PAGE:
GREENBELT – When Eleanor Roosevelt starting point guard Akil Charles went down with a broken left elbow in November, it threatened to ruin his senior season and hamper the Raiders’ chance at another state tournament trip.
But Charles got the cast off on Monday, and is aiming to make his season debut on Friday when Roosevelt hosts Bladensburg.
The injury may even end up benefitting Charles and the Raiders in the long run.
“It got me better,” the left-handed Charles said after practice last Thursday. “I can shoot with my right hand now, so I’ll be able to do it with both hands when I get back. And it made me see the floor better.”
In Charles’ absence, 6-4 senior guard Chaun Miller has handled the point, with senior B.J. Antoine, junior Trevor Evans, sophomore Tiwain Kindley and even 6-foot-6 junior forward Malachi Alexander bringing the ball up at times.
“I hope it’s going to help us, because we’ve been playing and playing okay without a really good player,” Roosevelt coach Brendan O’Connell said. “So hopefully adding a good player into the mix will make us better. Chaun got that experience — everyone got that experience — of handling the ball a lot.”
Charles’ return seemed anything but certain when his injury occurred. In the second half of the team’s second preseason scrimmage — at home against DeMatha Catholic on Nov. 26 — Charles jumped to catch an outlet pass from Alexander. He was undercut by a DeMatha player and fell to the floor, breaking his elbow when he landed.
“Anytime someone gets undercut and lands on it, it’s bad,” O’Connell said, “and then you could tell right away. He’s a kid that’s always falling on the ground and hopping right back up, so when he fell on the ground and was in that kind of pain, I knew it wasn’t good.”
The 5-foot-11, 155-pound Charles said the original prognosis was that he would miss six to eight weeks, though he was told be could be back earlier. It wasn’t the first time he’d suffered an injury to the arm, as he broke his left wrist in 7th grade. He said the toughest part this time around was using his right hand to write and eat, although he’s now capable of doing so with both hands.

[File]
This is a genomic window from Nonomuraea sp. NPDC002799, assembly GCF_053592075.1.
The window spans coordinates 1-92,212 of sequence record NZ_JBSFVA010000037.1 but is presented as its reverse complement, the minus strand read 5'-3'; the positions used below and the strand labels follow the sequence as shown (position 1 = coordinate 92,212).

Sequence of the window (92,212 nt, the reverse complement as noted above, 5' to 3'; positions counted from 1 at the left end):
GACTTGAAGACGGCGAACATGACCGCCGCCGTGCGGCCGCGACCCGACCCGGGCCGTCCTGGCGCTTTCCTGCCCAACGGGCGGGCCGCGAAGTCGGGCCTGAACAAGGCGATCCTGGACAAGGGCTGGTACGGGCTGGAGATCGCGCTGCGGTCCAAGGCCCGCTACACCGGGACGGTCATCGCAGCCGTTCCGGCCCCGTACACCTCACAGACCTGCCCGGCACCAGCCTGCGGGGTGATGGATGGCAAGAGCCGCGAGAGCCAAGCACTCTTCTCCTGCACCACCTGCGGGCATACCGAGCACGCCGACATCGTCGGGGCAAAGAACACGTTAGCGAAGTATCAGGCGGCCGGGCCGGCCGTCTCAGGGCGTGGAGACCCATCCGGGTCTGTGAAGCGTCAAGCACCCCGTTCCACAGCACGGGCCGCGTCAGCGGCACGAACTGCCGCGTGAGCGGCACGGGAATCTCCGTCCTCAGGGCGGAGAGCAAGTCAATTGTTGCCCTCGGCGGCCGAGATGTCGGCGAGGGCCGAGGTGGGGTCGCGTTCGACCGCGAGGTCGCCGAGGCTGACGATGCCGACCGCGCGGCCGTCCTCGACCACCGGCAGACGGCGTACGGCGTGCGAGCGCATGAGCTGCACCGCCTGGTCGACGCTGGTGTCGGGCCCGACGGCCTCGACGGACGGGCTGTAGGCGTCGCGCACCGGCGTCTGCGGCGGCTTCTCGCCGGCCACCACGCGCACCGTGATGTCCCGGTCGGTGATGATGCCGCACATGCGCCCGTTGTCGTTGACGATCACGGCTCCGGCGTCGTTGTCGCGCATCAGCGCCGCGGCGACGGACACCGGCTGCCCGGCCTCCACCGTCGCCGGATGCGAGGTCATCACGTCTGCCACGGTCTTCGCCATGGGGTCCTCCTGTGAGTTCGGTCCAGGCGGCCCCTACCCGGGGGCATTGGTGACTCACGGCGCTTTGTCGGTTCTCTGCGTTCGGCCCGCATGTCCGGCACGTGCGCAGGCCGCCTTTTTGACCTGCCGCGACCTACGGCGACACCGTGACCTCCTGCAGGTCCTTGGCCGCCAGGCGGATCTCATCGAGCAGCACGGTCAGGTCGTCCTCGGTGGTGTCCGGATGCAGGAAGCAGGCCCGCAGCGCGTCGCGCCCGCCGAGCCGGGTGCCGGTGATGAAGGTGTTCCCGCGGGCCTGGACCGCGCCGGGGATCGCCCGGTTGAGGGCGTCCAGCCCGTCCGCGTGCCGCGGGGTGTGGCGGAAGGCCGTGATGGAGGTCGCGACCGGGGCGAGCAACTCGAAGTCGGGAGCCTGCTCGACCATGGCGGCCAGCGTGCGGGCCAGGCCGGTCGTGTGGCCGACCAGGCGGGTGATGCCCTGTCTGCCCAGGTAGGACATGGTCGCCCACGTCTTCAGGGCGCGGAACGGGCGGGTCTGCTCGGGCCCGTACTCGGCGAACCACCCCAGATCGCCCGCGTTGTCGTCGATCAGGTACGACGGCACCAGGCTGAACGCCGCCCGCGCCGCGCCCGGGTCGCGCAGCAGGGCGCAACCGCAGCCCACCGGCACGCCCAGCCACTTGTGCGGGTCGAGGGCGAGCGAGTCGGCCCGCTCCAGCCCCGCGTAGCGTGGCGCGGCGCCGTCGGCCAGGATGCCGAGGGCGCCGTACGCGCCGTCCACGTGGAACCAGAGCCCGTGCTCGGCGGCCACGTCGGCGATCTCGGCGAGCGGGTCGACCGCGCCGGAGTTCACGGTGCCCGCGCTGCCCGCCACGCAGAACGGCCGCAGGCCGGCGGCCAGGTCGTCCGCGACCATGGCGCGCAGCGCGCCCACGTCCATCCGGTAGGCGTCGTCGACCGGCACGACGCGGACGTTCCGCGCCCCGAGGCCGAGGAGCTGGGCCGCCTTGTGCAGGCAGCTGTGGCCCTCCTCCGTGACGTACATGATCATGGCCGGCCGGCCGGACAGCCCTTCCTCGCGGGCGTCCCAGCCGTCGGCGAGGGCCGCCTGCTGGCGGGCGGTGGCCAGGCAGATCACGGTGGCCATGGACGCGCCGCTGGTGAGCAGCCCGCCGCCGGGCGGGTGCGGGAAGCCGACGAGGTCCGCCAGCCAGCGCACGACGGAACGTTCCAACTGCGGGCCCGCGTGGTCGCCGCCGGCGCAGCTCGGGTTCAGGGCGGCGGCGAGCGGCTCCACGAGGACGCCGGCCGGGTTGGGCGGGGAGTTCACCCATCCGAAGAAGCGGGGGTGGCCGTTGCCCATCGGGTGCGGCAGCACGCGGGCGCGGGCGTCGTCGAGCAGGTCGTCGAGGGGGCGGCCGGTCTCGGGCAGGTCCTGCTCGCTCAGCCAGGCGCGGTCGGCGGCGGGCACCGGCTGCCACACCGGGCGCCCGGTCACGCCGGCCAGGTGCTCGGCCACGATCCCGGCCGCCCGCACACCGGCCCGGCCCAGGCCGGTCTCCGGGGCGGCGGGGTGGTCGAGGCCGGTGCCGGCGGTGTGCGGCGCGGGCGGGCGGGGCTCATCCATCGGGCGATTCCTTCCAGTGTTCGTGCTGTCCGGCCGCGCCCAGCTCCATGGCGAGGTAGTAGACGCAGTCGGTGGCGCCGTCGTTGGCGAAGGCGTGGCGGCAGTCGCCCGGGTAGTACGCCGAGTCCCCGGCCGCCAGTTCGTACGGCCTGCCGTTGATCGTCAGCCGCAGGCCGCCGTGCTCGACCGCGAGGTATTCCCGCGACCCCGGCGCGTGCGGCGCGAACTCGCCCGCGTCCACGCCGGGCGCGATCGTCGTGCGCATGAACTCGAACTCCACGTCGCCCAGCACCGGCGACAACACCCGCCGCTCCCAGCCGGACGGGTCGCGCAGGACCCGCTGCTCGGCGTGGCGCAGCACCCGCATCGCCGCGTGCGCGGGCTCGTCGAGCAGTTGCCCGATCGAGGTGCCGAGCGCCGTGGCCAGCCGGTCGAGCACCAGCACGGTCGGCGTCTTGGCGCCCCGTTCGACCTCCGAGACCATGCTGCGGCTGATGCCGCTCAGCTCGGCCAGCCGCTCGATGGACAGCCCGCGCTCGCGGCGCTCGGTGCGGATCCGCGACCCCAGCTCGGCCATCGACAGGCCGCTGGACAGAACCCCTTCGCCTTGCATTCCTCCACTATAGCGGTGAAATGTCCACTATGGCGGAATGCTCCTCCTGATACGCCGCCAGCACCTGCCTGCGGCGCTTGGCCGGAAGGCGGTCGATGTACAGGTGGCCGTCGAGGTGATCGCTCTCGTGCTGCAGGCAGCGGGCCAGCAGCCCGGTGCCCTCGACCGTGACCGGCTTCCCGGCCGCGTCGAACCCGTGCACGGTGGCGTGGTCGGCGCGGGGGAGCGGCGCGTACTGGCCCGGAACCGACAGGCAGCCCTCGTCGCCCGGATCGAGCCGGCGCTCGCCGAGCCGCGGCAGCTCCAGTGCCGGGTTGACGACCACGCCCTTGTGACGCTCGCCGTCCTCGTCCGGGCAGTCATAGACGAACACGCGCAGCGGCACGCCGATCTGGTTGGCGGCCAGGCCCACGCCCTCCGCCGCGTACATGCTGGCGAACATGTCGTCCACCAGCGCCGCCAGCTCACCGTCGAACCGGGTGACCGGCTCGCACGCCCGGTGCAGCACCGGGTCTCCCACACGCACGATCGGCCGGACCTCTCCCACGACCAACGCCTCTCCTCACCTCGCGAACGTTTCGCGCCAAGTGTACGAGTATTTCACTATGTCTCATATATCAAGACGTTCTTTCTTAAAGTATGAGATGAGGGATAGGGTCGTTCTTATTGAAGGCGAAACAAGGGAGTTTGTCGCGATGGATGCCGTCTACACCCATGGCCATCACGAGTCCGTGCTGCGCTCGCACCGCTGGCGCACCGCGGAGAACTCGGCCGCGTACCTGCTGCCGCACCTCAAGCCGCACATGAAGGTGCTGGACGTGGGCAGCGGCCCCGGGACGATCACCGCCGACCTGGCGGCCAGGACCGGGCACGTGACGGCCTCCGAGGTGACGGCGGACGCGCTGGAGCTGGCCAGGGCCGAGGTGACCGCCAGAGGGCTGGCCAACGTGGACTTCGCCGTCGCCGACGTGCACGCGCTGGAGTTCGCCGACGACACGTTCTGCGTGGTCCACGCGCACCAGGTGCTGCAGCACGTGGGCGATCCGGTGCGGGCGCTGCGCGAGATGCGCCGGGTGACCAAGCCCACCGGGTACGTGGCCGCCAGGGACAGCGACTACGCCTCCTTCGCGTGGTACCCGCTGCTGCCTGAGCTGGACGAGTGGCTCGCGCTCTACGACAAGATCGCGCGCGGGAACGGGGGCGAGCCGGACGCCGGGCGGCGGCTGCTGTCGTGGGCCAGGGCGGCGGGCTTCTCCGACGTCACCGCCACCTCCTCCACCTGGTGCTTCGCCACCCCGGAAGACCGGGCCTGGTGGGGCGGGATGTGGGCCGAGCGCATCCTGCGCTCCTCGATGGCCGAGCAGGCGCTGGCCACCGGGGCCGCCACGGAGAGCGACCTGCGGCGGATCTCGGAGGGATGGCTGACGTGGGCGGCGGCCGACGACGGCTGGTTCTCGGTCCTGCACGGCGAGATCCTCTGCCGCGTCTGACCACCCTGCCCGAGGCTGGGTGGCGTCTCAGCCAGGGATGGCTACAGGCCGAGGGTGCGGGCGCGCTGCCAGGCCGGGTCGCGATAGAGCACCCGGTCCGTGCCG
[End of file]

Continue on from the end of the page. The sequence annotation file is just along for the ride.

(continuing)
“I was mad, but I wasn’t going to stay down,” Charles said. “It was a chance to get better. I helped coaching; when you’re sitting on the bench, you see the game differently. So mistakes I was making, I saw them, so when I get back it helped me get better."
Charles added, "I worked on passing with my right hand, so it made me even harder to stop. So I’m not even that mad it happened.”
For O’Connell, Charles’ latest injury meant that for the second year in a row he needed to replace his starting point guard on the fly. Last season, expected starter Jamal Sims tore up his knee in the team’s first game and missed the entire season.
With Sims out, though, Charles ended up getting a lot more playing time than he originally would have, which put him in position to lead the team this year.
“We were expecting him to probably play the entire game unless he was in foul trouble,” O’Connell said of Charles.
“He’s a kid that, he was our best ball handler; he’s our only real point guard. He’s in great shape — he’s in the best shape on the team, so it’s not like he gets winded. We were expecting him to be on the floor a lot," O'Connell added.
While Charles is ready to jump right back into things, O’Connell has told him to temper his expectations.
“I keep telling him, though, he’s not going to be the same player he thinks he is in his head when he comes back. So that’s going to be another struggle for him," O'Connell said.
"He’s going to be back on the court and think he can do the same stuff he was doing six weeks ago. His feel’s going to be gone, and his touch is going to be gone. He’ll get that back, but it’s going to be a work in progress with him for a couple of weeks," O'Connell added.
Charles, though, has remained level-headed about his situation, and just wants to be in position to help the Raiders make a run at a third straight state tournament.
“I wanted to do good my senior season and lead my team to a good record and win a championship,” he said. “… My ultimate goal is a ring, so I’m not worried about this. I’ve still got plenty of time.”